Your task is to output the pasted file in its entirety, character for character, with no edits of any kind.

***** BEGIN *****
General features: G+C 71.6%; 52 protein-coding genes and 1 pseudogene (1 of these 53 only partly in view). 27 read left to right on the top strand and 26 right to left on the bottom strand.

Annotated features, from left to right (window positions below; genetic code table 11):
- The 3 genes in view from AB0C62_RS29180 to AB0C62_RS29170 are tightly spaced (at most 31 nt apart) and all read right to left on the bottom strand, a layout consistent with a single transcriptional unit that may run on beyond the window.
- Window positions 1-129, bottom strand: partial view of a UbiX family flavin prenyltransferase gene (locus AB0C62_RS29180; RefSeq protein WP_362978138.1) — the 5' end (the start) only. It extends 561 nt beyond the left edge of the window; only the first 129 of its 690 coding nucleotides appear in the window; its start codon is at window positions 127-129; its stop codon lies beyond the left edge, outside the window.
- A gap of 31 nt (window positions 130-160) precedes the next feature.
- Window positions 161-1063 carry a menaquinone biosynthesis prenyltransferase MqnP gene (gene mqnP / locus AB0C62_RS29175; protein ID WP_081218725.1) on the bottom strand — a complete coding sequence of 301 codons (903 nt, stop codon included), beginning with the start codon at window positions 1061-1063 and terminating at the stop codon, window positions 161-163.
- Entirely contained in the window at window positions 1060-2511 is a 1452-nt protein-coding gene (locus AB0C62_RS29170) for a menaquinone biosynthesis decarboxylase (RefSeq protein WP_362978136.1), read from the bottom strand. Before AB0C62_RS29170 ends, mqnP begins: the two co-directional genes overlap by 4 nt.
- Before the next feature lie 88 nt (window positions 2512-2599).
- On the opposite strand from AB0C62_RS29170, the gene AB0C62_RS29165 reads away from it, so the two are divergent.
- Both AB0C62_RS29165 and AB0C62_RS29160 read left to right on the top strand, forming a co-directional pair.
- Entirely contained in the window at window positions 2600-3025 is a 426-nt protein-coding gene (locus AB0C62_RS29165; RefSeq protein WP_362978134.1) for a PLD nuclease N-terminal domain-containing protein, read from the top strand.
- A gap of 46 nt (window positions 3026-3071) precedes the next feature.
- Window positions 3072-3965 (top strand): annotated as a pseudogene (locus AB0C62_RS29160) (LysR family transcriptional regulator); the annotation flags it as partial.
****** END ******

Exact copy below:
General features: G+C 71.6%; 52 protein-coding genes and 1 pseudogene (1 of these 53 only partly in view). 27 read left to right on the top strand and 26 right to left on the bottom strand.

Annotated features, from left to right (window positions below; genetic code table 11):
- The 3 genes in view from AB0C62_RS29180 to AB0C62_RS29170 are tightly spaced (at most 31 nt apart) and all read right to left on the bottom strand, a layout consistent with a single transcriptional unit that may run on beyond the window.
- Window positions 1-129, bottom strand: partial view of a UbiX family flavin prenyltransferase gene (locus AB0C62_RS29180; RefSeq protein WP_362978138.1) — the 5' end (the start) only. It extends 561 nt beyond the left edge of the window; only the first 129 of its 690 coding nucleotides appear in the window; its start codon is at window positions 127-129; its stop codon lies beyond the left edge, outside the window.
- A gap of 31 nt (window positions 130-160) precedes the next feature.
- Window positions 161-1063 carry a menaquinone biosynthesis prenyltransferase MqnP gene (gene mqnP / locus AB0C62_RS29175; protein ID WP_081218725.1) on the bottom strand — a complete coding sequence of 301 codons (903 nt, stop codon included), beginning with the start codon at window positions 1061-1063 and terminating at the stop codon, window positions 161-163.
- Entirely contained in the window at window positions 1060-2511 is a 1452-nt protein-coding gene (locus AB0C62_RS29170) for a menaquinone biosynthesis decarboxylase (RefSeq protein WP_362978136.1), read from the bottom strand. Before AB0C62_RS29170 ends, mqnP begins: the two co-directional genes overlap by 4 nt.
- Before the next feature lie 88 nt (window positions 2512-2599).
- On the opposite strand from AB0C62_RS29170, the gene AB0C62_RS29165 reads away from it, so the two are divergent.
- Both AB0C62_RS29165 and AB0C62_RS29160 read left to right on the top strand, forming a co-directional pair.
- Entirely contained in the window at window positions 2600-3025 is a 426-nt protein-coding gene (locus AB0C62_RS29165; RefSeq protein WP_362978134.1) for a PLD nuclease N-terminal domain-containing protein, read from the top strand.
- A gap of 46 nt (window positions 3026-3071) precedes the next feature.
- Window positions 3072-3965 (top strand): annotated as a pseudogene (locus AB0C62_RS29160) (LysR family transcriptional regulator); the annotation flags it as partial.